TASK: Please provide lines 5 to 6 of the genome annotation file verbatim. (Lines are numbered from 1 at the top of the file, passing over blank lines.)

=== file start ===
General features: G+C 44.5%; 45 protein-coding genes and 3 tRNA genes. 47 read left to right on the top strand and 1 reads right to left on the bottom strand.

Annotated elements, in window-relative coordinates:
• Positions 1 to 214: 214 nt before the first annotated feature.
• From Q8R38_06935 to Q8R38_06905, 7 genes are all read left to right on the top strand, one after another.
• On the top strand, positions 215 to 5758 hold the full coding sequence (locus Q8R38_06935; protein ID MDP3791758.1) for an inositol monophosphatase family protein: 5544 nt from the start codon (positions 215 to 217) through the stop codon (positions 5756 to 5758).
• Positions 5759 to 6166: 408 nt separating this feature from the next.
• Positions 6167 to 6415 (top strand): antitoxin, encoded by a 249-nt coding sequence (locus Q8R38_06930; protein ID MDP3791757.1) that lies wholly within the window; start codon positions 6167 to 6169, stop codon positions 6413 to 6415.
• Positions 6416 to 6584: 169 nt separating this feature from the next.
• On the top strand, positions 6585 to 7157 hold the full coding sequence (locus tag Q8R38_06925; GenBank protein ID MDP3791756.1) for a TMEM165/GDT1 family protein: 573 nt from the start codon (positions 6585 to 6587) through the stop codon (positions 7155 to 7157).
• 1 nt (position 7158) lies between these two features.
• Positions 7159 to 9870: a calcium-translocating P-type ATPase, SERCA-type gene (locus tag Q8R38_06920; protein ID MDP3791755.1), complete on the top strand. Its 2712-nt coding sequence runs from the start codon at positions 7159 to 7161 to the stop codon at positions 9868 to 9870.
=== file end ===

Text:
• On the top strand, positions 215 to 5758 hold the full coding sequence (locus Q8R38_06935; protein ID MDP3791758.1) for an inositol monophosphatase family protein: 5544 nt from the start codon (positions 215 to 217) through the stop codon (positions 5756 to 5758).
• Positions 5759 to 6166: 408 nt separating this feature from the next.